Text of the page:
Nixon entered the world, tiny and adorable. But this little baby was already in the fight of his life. He was born with a large tumour on his head.

At barely one week old, Nixon underwent a five-hour operation to biopsy the tumour. An agonising week went by before his parents, mum Brodie and dad Nick, received the devastating news that their baby boy had cancer, an extremely rare and aggressive tumour called an extrarenal rhabdoid tumour. Nixon needed chemotherapy straight away.

“You just don’t think about babies being born with cancer” said Brodie his mum.

“I just cried and cried, and then I thought, I can’t keep crying. I’ve just got to pull myself together and deal with it”.

At just 2 weeks old, Nixon’s tiny body was hooked up to machines and injected with potent drugs. As Brodie and Nick watched helplessly from his bedside at The Children’s Hospital Westmead, each day, his tumour started to shrink. It gave them the first real sign that Nixon might pull through.

After four gruelling rounds of chemotherapy, Nixon’s tumour was small enough to remove with surgery. Then followed six more rounds to target any remaining cancer cells.

During his short life, Nixon has endured over 30 weeks of harsh chemotherapy and six surgeries. He still feels the effects of his treatment, undergoing complicated skin graft procedures to help heal his head wound where the tumour was.

Baby Nixon with his dad in the park

Now, it’s a waiting game. Nixon is doing well, but he’s not out of the woods yet. If Nixon relapses, his chances of survival significantly decrease. Survival rates for children who relapse are less than 30%. But here at Children’s Cancer Institute, we’re on a mission to change that.

Aiming for zero

A unique program, and the largest initiative ever undertaken for childhood cancer in Australia, the Zero Childhood Cancer national child cancer personalised medicine program will tackle the most serious cases of infant, childhood and adolescent cancer, aiming to take survival rates to 100%.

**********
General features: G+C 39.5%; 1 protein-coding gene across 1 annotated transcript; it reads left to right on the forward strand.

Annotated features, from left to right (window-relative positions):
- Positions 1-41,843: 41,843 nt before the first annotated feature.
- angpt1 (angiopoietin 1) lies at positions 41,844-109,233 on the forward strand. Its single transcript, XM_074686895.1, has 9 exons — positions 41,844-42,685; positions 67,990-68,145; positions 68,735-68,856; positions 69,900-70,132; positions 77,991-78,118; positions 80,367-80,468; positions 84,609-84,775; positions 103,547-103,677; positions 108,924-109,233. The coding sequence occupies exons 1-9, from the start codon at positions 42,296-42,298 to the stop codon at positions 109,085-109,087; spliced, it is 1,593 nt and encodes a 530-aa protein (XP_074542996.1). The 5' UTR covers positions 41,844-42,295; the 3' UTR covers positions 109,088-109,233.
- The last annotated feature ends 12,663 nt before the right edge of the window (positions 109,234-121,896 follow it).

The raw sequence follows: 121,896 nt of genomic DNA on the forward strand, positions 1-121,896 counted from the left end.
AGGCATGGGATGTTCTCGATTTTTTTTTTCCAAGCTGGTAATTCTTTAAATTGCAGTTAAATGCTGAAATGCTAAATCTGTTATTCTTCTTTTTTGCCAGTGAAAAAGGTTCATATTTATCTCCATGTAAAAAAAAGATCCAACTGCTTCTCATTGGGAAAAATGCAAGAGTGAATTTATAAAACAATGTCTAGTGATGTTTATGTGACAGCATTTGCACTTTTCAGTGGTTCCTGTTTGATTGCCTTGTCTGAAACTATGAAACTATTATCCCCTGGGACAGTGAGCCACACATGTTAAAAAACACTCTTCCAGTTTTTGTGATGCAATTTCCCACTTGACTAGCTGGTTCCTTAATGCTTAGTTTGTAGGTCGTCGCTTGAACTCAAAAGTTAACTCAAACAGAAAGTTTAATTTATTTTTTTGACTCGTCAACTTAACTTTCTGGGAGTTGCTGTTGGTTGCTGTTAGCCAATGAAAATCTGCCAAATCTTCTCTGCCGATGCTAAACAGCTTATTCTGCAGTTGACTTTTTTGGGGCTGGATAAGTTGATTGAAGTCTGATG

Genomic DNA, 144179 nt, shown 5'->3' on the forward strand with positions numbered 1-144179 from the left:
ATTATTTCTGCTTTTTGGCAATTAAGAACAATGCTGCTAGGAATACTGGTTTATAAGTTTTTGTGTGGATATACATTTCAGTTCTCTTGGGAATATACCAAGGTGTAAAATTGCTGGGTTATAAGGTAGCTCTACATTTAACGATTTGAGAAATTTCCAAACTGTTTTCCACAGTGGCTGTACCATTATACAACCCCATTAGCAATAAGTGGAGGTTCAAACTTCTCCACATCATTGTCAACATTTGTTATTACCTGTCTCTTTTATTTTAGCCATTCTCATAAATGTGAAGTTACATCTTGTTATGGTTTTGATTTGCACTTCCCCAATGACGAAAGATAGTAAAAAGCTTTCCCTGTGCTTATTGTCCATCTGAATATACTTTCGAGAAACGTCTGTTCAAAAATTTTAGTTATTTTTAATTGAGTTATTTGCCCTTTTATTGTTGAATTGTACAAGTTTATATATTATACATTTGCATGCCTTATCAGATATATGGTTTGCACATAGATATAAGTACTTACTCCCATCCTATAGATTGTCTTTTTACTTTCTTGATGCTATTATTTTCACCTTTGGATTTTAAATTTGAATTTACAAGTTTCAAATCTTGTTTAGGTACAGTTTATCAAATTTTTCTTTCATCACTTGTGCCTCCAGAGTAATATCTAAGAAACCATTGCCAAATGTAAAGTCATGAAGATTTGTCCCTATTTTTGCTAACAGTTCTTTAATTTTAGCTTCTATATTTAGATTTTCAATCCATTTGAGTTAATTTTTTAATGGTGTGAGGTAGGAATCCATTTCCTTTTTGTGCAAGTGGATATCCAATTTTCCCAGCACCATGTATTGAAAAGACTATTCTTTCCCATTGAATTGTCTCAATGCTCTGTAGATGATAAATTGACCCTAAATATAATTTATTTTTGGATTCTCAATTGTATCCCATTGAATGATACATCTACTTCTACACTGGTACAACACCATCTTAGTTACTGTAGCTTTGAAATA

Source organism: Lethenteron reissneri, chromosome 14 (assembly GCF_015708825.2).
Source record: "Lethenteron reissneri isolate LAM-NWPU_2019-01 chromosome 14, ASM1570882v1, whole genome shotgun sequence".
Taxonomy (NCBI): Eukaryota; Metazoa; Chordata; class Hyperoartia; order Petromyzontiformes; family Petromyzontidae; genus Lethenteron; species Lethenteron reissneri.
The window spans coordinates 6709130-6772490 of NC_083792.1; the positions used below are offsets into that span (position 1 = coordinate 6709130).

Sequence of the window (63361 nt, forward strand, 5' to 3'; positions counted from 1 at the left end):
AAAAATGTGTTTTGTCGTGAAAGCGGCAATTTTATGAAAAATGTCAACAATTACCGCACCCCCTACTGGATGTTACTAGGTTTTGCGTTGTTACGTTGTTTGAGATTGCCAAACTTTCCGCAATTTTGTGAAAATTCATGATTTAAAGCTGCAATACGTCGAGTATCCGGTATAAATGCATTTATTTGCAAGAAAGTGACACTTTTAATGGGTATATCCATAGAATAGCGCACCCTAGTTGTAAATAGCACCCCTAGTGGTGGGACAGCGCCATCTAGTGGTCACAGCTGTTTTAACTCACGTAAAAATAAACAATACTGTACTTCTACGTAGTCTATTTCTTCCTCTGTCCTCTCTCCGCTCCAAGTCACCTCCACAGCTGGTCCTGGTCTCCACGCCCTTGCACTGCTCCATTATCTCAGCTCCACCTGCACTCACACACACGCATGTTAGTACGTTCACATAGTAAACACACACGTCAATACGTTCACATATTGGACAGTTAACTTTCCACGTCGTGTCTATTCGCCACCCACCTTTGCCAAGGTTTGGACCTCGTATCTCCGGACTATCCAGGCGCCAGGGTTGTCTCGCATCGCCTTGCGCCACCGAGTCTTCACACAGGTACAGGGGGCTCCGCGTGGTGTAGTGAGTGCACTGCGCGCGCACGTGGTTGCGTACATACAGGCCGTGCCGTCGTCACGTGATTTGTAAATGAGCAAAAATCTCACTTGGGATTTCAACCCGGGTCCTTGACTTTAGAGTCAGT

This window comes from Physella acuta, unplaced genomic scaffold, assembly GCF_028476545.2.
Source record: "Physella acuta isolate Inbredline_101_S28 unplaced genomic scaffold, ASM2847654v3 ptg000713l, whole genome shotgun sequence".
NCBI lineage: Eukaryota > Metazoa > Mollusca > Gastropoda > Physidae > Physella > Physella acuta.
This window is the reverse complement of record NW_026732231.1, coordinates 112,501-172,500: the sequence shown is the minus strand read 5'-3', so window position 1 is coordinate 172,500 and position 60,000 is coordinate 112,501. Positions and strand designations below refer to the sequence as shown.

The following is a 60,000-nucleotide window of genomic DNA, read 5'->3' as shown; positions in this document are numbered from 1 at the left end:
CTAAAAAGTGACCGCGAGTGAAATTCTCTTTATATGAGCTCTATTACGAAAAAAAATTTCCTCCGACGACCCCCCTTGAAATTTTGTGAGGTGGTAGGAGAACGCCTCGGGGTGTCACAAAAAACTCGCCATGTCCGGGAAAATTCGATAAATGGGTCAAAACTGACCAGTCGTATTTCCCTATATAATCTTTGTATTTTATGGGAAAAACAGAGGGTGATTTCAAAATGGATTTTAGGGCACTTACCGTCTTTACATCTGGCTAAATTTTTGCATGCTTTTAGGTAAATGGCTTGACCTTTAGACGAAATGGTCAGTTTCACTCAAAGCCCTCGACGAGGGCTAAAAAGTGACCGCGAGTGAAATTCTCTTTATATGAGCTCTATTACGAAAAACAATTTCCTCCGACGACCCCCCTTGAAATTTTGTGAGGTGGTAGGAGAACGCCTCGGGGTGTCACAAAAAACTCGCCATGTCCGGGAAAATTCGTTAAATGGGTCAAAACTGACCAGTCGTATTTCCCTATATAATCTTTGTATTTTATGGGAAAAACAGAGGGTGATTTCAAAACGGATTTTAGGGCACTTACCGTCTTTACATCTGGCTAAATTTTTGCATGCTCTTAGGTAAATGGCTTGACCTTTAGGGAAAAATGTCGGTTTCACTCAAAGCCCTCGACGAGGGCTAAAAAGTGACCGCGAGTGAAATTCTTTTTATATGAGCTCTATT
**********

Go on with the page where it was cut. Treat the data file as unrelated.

The program is led by scientists from Children’s Cancer Institute and clinicians from the Kids Cancer Centre at Sydney Children’ Hospital, Randwick. It’s at the international forefront – a highly innovative approach to childhood cancer research that heralds a new era in childhood cancer research and treatment.

Our researchers will be analysing children’s individual cancer cells to give hope to children with the highest risk of treatment failure or relapse, children just like Nixon.

In a major move forward in establishing the program, we’re engaged in a pilot study involving 33 children to date. With extra support, we can move to a national clinical trial next year. By 2020, our hope is to roll out a nationwide program for all children with high risk cancers.

In Australia alone, more than 950 children and adolescents will be diagnosed with cancer this year. Many won’t survive. In fact every week in Australia, nearly 3 children will die of cancer.

A chemotherapy-free Christmas

Nixon with his gift sack ready for Christmas

This Christmas will be a very special one for Nixon’s family. It will be Nixon’s first at home without chemotherapy – an important milestone in Nixon’s story.

Nixon’s a feisty toddler who loves to chase his older siblings around, leaving chaos in his wake. The truly extraordinary thing about him is just how ordinary he is. Just like millions of other children around Australia, Nixon will be waiting for Santa at home this Christmas Eve.

Brodie and Nick feel lucky for every moment they have with Nixon. They are enjoying every day with him, knowing that if he relapses he will again be in the fight of his life. This is why research is so important.

Please join us in wishing Nixon and his family the very happiest Christmas. And all of us at Children’s Cancer Institute wish you and your family Season’s Greetings and a wonderful 2017!

Christmas tree with lab symbol decorations


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